How did you start initially releasing material through Jerkcurb?

I started doing stuff when Archie (King Krule) put a track out on Bandcamp, then I put a track out on Bandcamp, it was positive competition, he was 14 and I was 16. Then when I went to university to study animation and he started to blow up I started to feel like I wanted to make more music. I upgraded from GarageBand and started using Logic and worked with my pal Ojan from the band Haraket. He was crucial to taking the production to another level. I still wanted to be an animator though, but then because the music following started to build, the feeling of pressure to release more and gig more grew. I got a manager then realised that maybe I should do more music. 

Where was your first gig as Jerkcurb?

The Sebright Arms, East London in 2012. It was a support spot for the band Vondlepark and was booked by Jamie from Kero Kero Bonito, who booked quite a lot of my early shows. 

Then from there it was a really slow build up to the album which was released in mid-September in 2019. I finished an album before that in 2015 but scrapped it because I wasn’t happy with it.

How come?

I didn’t like the production, it was all done on a laptop and was too flat, intimate and lo-fi. Retrospectively it may have made sense to release it, but I knew it wasn’t the album that I wanted it to be. I wanted to make it in a studio with other musicians, I’m very happy with what I made but it took a long time from when I finished university in 2014. I was working as an animator at that time as well, I helped make a short for Disney and created two animations about World War One, one of which I directed for the Tate.

How did the Tate commission come about?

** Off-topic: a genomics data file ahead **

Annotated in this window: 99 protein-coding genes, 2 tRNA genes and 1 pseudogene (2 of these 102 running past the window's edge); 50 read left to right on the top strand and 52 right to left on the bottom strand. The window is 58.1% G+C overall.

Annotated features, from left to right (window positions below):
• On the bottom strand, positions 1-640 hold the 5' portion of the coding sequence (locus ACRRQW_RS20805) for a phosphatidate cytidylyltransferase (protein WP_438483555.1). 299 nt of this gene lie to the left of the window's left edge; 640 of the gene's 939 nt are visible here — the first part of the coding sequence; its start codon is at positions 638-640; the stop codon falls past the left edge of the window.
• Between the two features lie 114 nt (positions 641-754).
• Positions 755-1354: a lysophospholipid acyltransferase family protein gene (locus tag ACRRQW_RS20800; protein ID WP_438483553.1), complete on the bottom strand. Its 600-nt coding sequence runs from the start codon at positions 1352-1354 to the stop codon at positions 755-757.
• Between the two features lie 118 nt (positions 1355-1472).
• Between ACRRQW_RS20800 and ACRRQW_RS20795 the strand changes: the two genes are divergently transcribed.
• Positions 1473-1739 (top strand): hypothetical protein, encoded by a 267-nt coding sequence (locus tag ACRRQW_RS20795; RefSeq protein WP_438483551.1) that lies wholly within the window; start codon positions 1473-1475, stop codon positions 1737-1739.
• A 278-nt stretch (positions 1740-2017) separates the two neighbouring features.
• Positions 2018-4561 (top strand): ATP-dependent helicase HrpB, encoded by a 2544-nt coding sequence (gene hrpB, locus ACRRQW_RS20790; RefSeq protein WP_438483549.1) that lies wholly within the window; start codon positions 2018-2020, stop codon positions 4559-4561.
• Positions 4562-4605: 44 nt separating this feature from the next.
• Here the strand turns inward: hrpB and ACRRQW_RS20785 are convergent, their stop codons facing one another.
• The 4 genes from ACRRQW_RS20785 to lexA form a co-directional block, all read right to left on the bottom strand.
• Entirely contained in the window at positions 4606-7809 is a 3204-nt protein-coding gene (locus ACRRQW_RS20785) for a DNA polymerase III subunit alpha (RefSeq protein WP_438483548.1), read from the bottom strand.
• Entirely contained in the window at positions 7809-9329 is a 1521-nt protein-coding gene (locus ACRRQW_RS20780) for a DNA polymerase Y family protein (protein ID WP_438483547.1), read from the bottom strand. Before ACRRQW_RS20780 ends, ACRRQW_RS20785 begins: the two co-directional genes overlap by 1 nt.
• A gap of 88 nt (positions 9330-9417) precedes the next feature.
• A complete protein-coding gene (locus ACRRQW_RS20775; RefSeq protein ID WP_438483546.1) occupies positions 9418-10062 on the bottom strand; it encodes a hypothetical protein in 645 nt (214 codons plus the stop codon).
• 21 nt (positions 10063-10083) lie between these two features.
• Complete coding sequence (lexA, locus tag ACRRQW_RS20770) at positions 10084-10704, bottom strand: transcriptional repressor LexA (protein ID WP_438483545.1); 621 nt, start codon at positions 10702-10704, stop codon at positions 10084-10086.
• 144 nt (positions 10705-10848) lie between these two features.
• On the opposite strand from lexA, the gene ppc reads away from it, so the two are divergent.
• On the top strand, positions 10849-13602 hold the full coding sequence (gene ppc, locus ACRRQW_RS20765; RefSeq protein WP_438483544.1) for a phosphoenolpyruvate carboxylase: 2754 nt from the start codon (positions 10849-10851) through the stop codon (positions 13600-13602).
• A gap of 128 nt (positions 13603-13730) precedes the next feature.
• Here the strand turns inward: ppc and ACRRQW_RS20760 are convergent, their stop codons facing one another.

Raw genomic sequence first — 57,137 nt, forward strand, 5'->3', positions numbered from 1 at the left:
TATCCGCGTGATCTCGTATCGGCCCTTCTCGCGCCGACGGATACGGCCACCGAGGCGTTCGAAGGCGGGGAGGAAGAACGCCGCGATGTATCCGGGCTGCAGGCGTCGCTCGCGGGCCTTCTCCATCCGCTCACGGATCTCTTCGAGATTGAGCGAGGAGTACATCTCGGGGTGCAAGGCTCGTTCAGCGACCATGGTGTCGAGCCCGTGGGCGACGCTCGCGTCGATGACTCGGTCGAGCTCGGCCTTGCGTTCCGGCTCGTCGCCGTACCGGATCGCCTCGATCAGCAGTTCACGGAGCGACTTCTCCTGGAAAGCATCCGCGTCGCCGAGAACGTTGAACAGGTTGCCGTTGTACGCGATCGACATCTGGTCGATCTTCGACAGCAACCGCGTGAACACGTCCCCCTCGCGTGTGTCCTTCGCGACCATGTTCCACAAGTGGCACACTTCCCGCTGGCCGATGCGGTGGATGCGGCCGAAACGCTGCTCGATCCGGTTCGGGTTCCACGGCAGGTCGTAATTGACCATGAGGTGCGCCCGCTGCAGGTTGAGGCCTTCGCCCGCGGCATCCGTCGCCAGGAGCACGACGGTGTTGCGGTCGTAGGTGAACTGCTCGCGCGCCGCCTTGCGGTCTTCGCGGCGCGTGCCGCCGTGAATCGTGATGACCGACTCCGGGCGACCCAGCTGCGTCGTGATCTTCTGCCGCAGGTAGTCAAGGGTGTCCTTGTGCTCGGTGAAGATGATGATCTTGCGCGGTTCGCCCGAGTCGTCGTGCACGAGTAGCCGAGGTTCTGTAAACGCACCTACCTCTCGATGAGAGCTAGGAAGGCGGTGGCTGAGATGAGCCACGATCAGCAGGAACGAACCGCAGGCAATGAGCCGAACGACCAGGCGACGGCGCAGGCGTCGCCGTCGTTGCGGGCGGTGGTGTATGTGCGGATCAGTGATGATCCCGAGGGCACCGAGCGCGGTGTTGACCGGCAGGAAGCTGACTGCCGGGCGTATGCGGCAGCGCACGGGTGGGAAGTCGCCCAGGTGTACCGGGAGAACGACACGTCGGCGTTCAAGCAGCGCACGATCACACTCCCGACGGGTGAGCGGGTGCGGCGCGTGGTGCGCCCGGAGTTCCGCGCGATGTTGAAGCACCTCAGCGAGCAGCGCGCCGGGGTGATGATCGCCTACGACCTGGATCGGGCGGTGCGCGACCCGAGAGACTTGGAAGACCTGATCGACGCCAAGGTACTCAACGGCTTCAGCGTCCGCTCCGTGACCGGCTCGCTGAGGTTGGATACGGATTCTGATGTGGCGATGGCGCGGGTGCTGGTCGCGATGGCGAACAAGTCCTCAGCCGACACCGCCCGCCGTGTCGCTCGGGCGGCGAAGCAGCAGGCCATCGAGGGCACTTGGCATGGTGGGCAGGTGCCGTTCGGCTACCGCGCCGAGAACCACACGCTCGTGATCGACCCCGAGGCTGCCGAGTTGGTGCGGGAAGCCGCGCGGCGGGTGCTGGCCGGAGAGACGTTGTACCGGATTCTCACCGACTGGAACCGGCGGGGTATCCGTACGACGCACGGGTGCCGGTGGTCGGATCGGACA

I pitched the idea and my drawings and animation fitted what they wanted for that time period. This was a few years ago for the 100-year anniversary of World War One. I hadn’t done much animation so it was one of the most fun but challenging projects I’ve ever worked on. 

With Jerkcurb and Horsey, do you see the style or sound evolving in a particular way? Are there particular influences that you are keen to explore more in your future work?

I feel whatever I say about what I want to create I will eventually contradict myself in the future, but it does change a lot. With the last Jerkcurb album, there were a few reviews that said it was too slow, but that’s what I wanted it to feel like, I wanted it to be an album that you could put on after a night out and not have to focus too much on it. In the future I’m interested in pursuing two opposite routes. One being more experimental, down a more classical route and more of a rejection of pop music because I find it interesting, for example no drums or percussion and only strings. The other being more sugar coated bubblegum pop.

I’ve always been interested in non-places, where there’s an absence of people and almost the place or the building creates the meaning within itself, kind of like Crystal Palace or Kew Gardens. I’m also finding influence through science fiction such as The Twilight Zone, the film Ex-Machina and also an author called Ray Bradbury who was writing in the 50s who questions ethics and morals in his tales and always pushed original concepts.

Have you been working on any projects musically or artistically recently?

At the moment with music I’m honestly seeing what happens. Since the album came out and coronavirus, I’ve put music on hold a bit. I feel with music I need time to research and live, I’m not one of those people that can sit down and write all the time. For me it needs to be the right moment, I need to feel the right combination of things.

I went to Japan back in February with Jerkcurb for a week which was amazing. We all got really bad food poisoning though when we were out there from cutting a cake with an old samurai sword. Then I did the King Krule tour as well, but that was cut short because of coronavirus. I’ve spent most of the lockdown making art, because I hadn’t put art in the forefront for a while. I used the time to get back into drawing, making 3D projects and paintings. I made a toy box for my friend which was a really fun project.

Rampa  They Will Be